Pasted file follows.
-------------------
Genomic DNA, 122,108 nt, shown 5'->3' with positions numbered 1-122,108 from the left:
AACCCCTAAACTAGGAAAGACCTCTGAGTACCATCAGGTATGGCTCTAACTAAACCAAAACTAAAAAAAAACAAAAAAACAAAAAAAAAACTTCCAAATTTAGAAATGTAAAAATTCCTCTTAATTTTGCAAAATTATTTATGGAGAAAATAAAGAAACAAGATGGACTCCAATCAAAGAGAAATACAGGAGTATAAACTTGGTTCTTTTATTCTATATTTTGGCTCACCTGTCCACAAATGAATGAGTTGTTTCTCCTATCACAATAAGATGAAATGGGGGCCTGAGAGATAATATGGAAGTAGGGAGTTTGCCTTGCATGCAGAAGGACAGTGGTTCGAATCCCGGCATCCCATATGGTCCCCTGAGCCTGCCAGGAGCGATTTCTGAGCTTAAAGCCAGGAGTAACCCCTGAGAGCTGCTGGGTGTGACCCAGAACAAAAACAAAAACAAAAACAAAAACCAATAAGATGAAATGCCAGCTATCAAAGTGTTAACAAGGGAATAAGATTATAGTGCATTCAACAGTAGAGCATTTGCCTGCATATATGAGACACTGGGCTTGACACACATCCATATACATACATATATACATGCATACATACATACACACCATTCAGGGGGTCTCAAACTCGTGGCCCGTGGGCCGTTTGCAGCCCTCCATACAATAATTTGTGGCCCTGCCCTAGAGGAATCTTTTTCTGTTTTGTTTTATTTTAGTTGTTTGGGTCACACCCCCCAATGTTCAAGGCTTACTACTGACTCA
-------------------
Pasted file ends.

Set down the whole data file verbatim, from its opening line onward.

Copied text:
Genomic DNA, 122,108 nt, shown 5'->3' with positions numbered 1-122,108 from the left:
AACCCCTAAACTAGGAAAGACCTCTGAGTACCATCAGGTATGGCTCTAACTAAACCAAAACTAAAAAAAAACAAAAAAACAAAAAAAAAACTTCCAAATTTAGAAATGTAAAAATTCCTCTTAATTTTGCAAAATTATTTATGGAGAAAATAAAGAAACAAGATGGACTCCAATCAAAGAGAAATACAGGAGTATAAACTTGGTTCTTTTATTCTATATTTTGGCTCACCTGTCCACAAATGAATGAGTTGTTTCTCCTATCACAATAAGATGAAATGGGGGCCTGAGAGATAATATGGAAGTAGGGAGTTTGCCTTGCATGCAGAAGGACAGTGGTTCGAATCCCGGCATCCCATATGGTCCCCTGAGCCTGCCAGGAGCGATTTCTGAGCTTAAAGCCAGGAGTAACCCCTGAGAGCTGCTGGGTGTGACCCAGAACAAAAACAAAAACAAAAACAAAAACCAATAAGATGAAATGCCAGCTATCAAAGTGTTAACAAGGGAATAAGATTATAGTGCATTCAACAGTAGAGCATTTGCCTGCATATATGAGACACTGGGCTTGACACACATCCATATACATACATATATACATGCATACATACATACACACCATTCAGGGGGTCTCAAACTCGTGGCCCGTGGGCCGTTTGCAGCCCTCCATACAATAATTTGTGGCCCTGCCCTAGAGGAATCTTTTTCTGTTTTGTTTTATTTTAGTTGTTTGGGTCACACCCCCCAATGTTCAAGGCTTACTACTGACTCA